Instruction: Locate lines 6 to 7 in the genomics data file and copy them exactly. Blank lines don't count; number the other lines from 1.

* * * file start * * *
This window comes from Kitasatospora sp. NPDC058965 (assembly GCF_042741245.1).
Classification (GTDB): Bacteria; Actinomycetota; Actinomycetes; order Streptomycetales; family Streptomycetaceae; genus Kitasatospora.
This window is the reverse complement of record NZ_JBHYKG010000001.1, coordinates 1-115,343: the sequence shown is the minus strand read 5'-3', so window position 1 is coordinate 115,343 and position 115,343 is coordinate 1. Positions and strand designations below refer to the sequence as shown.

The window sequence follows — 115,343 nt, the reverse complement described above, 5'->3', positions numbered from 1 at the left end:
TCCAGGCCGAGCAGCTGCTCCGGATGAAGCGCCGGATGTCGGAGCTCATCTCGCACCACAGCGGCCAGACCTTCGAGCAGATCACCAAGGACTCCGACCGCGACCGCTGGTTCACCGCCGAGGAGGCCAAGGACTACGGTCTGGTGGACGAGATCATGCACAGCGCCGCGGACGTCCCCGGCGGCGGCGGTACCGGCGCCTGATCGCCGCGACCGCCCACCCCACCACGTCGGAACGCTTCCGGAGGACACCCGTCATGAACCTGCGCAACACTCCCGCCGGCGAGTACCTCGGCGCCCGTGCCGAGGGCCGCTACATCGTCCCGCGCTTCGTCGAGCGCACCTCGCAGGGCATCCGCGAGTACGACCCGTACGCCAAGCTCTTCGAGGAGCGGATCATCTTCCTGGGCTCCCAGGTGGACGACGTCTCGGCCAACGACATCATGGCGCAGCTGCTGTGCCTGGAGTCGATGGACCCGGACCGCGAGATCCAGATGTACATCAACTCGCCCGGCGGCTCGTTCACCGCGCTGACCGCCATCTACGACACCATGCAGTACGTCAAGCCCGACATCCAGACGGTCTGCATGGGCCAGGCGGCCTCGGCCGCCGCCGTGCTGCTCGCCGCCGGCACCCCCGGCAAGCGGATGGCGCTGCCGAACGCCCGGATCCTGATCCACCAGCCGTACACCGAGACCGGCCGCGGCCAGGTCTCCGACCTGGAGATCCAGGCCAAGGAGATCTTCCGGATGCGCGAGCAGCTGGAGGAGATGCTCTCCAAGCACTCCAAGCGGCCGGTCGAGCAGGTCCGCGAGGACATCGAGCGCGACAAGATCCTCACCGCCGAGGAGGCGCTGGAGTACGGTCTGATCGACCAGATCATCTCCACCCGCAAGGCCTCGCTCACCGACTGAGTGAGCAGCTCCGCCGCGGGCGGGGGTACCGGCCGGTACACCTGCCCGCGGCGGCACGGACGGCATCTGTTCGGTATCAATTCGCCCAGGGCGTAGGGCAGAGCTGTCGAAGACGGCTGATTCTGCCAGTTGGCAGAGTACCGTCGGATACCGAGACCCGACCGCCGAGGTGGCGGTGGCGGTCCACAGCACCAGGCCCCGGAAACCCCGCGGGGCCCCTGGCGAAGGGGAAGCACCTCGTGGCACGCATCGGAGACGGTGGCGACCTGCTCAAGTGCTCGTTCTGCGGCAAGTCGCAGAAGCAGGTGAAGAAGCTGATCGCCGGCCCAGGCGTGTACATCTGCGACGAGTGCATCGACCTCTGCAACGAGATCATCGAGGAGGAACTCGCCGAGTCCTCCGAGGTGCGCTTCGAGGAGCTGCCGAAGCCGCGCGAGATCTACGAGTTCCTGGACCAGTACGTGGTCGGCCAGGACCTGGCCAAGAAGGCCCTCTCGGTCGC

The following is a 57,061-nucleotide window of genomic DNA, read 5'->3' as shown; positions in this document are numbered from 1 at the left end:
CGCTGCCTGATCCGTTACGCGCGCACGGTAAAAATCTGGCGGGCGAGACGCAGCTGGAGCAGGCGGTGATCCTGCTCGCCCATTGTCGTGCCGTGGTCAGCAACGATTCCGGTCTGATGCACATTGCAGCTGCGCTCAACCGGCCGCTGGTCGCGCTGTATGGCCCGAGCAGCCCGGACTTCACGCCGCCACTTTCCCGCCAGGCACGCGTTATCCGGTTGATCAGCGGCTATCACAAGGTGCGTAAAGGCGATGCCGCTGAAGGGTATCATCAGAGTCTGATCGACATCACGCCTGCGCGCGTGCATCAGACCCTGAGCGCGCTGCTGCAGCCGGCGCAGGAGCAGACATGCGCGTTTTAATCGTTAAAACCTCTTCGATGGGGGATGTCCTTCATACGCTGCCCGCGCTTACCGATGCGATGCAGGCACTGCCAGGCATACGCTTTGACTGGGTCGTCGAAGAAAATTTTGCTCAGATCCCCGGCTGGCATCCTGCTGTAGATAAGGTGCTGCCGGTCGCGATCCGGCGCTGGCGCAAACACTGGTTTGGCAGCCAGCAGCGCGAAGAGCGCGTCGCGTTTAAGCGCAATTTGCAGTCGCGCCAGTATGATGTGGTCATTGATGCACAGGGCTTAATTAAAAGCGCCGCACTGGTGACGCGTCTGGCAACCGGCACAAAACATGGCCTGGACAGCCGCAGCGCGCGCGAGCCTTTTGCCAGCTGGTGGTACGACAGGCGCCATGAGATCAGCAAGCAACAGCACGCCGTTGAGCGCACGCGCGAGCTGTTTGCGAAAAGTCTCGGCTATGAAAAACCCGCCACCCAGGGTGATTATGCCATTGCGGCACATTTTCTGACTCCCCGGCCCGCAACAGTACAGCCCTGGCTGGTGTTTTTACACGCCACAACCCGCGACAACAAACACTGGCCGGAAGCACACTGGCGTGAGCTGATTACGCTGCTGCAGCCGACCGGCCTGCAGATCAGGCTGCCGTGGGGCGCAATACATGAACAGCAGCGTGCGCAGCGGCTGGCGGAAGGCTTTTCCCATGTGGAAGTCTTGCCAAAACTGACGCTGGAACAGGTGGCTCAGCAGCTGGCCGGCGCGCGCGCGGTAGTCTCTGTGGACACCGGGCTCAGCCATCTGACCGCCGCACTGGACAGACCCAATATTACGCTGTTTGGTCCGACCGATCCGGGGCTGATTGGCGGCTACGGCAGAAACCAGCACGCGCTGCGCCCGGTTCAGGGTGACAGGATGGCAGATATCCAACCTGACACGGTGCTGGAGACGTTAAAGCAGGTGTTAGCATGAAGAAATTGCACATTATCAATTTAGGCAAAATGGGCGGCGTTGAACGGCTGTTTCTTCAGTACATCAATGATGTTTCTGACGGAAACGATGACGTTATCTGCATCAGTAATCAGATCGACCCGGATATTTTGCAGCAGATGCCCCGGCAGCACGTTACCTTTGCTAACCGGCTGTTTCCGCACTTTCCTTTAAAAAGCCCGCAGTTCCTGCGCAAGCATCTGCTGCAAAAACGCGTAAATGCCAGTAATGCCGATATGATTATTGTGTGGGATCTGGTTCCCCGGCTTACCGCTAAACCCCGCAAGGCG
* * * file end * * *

The following is a 57,061-nucleotide window of genomic DNA, read 5'->3' as shown; positions in this document are numbered from 1 at the left end:
CGCTGCCTGATCCGTTACGCGCGCACGGTAAAAATCTGGCGGGCGAGACGCAGCTGGAGCAGGCGGTGATCCTGCTCGCCCATTGTCGTGCCGTGGTCAGCAACGATTCCGGTCTGATGCACATTGCAGCTGCGCTCAACCGGCCGCTGGTCGCGCTGTATGGCCCGAGCAGCCCGGACTTCACGCCGCCACTTTCCCGCCAGGCACGCGTTATCCGGTTGATCAGCGGCTATCACAAGGTGCGTAAAGGCGATGCCGCTGAAGGGTATCATCAGAGTCTGATCGACATCACGCCTGCGCGCGTGCATCAGACCCTGAGCGCGCTGCTGCAGCCGGCGCAGGAGCAGACATGCGCGTTTTAATCGTTAAAACCTCTTCGATGGGGGATGTCCTTCATACGCTGCCCGCGCTTACCGATGCGATGCAGGCACTGCCAGGCATACGCTTTGACTGGGTCGTCGAAGAAAATTTTGCTCAGATCCCCGGCTGGCATCCTGCTGTAGATAAGGTGCTGCCGGTCGCGATCCGGCGCTGGCGCAAACACTGGTTTGGCAGCCAGCAGCGCGAAGAGCGCGTCGCGTTTAAGCGCAATTTGCAGTCGCGCCAGTATGATGTGGTCATTGATGCACAGGGCTTAATTAAAAGCGCCGCACTGGTGACGCGTCTGGCAACCGGCACAAAACATGGCCTGGACAGCCGCAGCGCGCGCGAGCCTTTTGCCAGCTGGTGGTACGACAGGCGCCATGAGATCAGCAAGCAACAGCACGCCGTTGAGCGCACGCGCGAGCTGTTTGCGAAAAGTCTCGGCTATGAAAAACCCGCCACCCAGGGTGATTATGCCATTGCGGCACATTTTCTGACTCCCCGGCCCGCAACAGTACAGCCCTGGCTGGTGTTTTTACACGCCACAACCCGCGACAACAAACACTGGCCGGAAGCACACTGGCGTGAGCTGATTACGCTGCTGCAGCCGACCGGCCTGCAGATCAGGCTGCCGTGGGGCGCAATACATGAACAGCAGCGTGCGCAGCGGCTGGCGGAAGGCTTTTCCCATGTGGAAGTCTTGCCAAAACTGACGCTGGAACAGGTGGCTCAGCAGCTGGCCGGCGCGCGCGCGGTAGTCTCTGTGGACACCGGGCTCAGCCATCTGACCGCCGCACTGGACAGACCCAATATTACGCTGTTTGGTCCGACCGATCCGGGGCTGATTGGCGGCTACGGCAGAAACCAGCACGCGCTGCGCCCGGTTCAGGGTGACAGGATGGCAGATATCCAACCTGACACGGTGCTGGAGACGTTAAAGCAGGTGTTAGCATGAAGAAATTGCACATTATCAATTTAGGCAAAATGGGCGGCGTTGAACGGCTGTTTCTTCAGTACATCAATGATGTTTCTGACGGAAACGATGACGTTATCTGCATCAGTAATCAGATCGACCCGGATATTTTGCAGCAGATGCCCCGGCAGCACGTTACCTTTGCTAACCGGCTGTTTCCGCACTTTCCTTTAAAAAGCCCGCAGTTCCTGCGCAAGCATCTGCTGCAAAAACGCGTAAATGCCAGTAATGCCGATATGATTATTGTGTGGGATCTGGTTCCCCGGCTTACCGCTAAACCCCGCAAGGCG